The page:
The Bottom LineThe Bottom Line

Economics in Brief: New Study Argues for End of Tipped Minimum Wage

Also: New York State earmarks $2.1 billion for an excluded worker’s fund, and a guaranteed income program for artists launches in St. Paul.

Demonstrators for One Fair Wage in New York in November 2020 (Photo by: John Nacion/STAR MAX/IPx)

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New Study Argues for End of Tipped Minimum Wage

Ending the subminimum wage for tipped workers such as bartenders, waiters, and hairdressers would decrease poverty and inequality, a new analysis by the Center for American Progress shows.

The analysis looked at wages in the eight states that have already eliminated the tipped minimum wage — California, Oregon, Washington, Nevada, Montana, Minnesota, Alaska and Hawaii — finding that in those states workers and businesses in tipped industries “have done as well as or better than their counterparts in other states.”

As CAP points out, technically federal law requires employers to make up the difference between the tipped minimum wage, which is as low as $2.13 an hour in many states, and the actual minimum wage, which has remained at $7.25 per hour since 2009. But this law, like other laws relating to wage theft, is rarely enforced, leaving tipped employees at risk of being underpaid.

CAP looked at economic indicators in three groups of states: “low” states, which use the federal tipped minimum wage of $2.13 per hour; “mid” states, which have a higher tipped minimum wage that is still less than the prevailing minimum wage, and “one fair wage” states which have eliminated the tipped minimum wage entirely. The poverty rate, CAP said, is lower in “one fair wage” states for both tipped and non-tipped workers.

The organization also found that, contrary to a popular claim by people who support a tipped minimum wage, that implementing a “one fair wage” policy doesn’t cause customers to tip less. Tips across all three groups averaged 16 percent, CAP said. Simply living in a one-fair-wage state amounts to about a 20% increase in median wages, the organization added.

New York’s Excluded Worker Fund Is a Historic First

New York has created a $2.1 billion fund for essential workers who have been excluded from previous COVID-19 relief — the largest such fund in the history of the country, The Intercept reports.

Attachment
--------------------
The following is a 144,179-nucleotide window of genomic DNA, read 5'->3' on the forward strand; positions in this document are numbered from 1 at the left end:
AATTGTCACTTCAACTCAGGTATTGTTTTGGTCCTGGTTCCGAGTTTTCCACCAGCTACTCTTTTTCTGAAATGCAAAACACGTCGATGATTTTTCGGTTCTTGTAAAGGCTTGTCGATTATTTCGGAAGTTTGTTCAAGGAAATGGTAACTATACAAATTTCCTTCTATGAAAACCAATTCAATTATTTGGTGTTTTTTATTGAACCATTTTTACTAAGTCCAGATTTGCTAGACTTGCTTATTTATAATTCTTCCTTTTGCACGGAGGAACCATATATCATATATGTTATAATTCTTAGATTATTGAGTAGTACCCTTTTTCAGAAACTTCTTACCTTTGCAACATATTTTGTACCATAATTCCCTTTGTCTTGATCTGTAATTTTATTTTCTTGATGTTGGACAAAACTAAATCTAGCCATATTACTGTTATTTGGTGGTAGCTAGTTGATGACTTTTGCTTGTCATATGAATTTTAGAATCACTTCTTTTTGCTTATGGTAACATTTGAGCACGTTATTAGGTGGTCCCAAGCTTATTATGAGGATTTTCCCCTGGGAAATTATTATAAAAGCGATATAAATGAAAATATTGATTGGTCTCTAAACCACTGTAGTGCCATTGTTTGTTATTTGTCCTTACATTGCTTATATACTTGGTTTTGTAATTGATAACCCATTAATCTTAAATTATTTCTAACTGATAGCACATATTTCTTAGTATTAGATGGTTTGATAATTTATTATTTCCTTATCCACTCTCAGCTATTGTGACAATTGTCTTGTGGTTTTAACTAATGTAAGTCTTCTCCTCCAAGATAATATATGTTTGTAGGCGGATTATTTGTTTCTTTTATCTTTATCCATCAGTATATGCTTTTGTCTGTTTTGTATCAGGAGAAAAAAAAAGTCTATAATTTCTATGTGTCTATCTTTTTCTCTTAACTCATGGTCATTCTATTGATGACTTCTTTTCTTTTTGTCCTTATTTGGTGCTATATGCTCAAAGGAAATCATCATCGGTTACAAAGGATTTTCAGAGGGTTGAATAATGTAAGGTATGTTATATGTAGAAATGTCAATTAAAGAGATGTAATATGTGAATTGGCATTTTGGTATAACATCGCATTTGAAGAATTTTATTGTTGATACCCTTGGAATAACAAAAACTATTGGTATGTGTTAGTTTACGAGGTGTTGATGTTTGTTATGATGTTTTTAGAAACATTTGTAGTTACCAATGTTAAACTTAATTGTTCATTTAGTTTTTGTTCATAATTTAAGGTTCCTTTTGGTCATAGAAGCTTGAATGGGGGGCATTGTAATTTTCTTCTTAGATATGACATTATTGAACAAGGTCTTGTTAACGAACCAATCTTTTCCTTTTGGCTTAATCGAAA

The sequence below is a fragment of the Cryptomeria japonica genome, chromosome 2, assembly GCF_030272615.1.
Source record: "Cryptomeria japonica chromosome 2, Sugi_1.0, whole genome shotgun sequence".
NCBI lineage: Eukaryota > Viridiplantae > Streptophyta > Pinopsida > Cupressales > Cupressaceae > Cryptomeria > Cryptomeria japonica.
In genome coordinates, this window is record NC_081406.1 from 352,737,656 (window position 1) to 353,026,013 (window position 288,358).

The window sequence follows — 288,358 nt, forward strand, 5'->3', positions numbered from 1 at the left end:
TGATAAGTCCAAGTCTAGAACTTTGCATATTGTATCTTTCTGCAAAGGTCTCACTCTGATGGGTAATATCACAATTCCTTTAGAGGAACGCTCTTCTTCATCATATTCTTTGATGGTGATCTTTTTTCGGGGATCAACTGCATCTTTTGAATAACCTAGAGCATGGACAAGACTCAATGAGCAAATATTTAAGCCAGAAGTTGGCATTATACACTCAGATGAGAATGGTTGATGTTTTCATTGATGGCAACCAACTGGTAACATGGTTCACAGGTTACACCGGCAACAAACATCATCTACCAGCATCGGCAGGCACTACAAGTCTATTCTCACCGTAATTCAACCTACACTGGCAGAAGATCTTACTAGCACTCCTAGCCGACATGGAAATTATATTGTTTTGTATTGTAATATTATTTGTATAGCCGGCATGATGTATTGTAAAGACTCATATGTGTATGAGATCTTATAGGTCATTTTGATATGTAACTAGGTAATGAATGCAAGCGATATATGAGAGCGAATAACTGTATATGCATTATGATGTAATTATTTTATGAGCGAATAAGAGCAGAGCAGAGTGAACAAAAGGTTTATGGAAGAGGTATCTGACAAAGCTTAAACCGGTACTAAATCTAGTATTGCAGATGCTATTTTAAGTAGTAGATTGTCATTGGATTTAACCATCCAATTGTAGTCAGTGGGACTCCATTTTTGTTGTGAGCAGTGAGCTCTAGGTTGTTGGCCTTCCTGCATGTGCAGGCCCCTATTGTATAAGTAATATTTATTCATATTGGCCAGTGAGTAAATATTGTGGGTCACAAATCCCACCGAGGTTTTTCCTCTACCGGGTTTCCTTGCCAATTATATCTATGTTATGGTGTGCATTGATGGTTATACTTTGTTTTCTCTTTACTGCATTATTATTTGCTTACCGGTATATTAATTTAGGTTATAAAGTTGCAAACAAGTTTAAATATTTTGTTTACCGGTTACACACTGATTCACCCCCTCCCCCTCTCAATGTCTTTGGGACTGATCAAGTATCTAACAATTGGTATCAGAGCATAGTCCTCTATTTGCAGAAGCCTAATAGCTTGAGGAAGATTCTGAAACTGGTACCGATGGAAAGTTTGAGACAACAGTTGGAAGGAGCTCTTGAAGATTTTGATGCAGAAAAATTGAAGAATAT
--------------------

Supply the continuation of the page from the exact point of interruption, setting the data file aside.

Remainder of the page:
Undocumented workers who present Individual Tax Identification Numbers (ITINs) — the ID numbers that allow undocumented people and nonresident migrants to pay federal taxes — will qualify for up to $15,600 in aid. Other workers, who can’t provide proof of employment prior to the pandemic, will only receive $3,200. The Intercept points out that “demanding documents from the undocumented” is a “burdensome paradox” but admits that New York is taking the lead in providing this aid. The next-largest relief fund for undocumented workers is going out to workers in California, which provides a one-time $1200 stimulus payment to undocumented workers making less than $75,000, and $600 to undocumented workers with higher incomes.

The negotiations in Albany to get to this point were “messy,” City and State New York reported, with legislators accusing others of flipping them the bird or name-calling, and state Sen. Gustavo Rivera of the Bronx said that he would not sponsor legislation with any lawmaker who voted against the fund. “That’s who you want to stand with? Cool, cool, cool, cool, cool, cool,” Rivera said. “I ain’t standing with you.”

Guaranteed Income for Artists Launches in St. Paul

Springboard for the Arts, an economic and community development organization in St. Paul for and by artists, is launching a guaranteed income pilot program for artists and culture workers in Minnesota’s capital city.

The modest program will provide $500 in no-strings-attached cash to 25 artists in two neighborhoods for 18 months, starting this month. Artists will be chosen randomly and there is no way to apply.

The program is one of the very few guaranteed income programs focusing on artists, Springboard said. Long Beach, California, is looking into launching one for up to 150 artists using CARES Act funds, and the Yerba Buena Center for the Arts is accepting applications through April 15 for a program that will support 130 San Francisco artists.

Back in St. Paul, “we chose to launch our pilot in [the] Rondo and Frogtown [neighborhoods] because we recognize the disproportionate economic effects of COVID over the past year, and the legacy of displacement and divestment from those communities over decades,” Caroline Taiwo, Springboard’s economic opportunity director, said in a press release. “We see this guaranteed income pilot as an opportunity to focus relief efforts on neighborhoods most impacted by the pandemic(s), and center artists from these places as creative problem solvers and key economic drivers.”

This article is part of The Bottom Line, a series exploring scalable solutions for problems related to affordability, inclusive economic growth and access to capital. Click here to subscribe to our Bottom Line newsletter.

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Tags: covid-19st. pauluniversal basic incomeundocumented immigrantstipped workers

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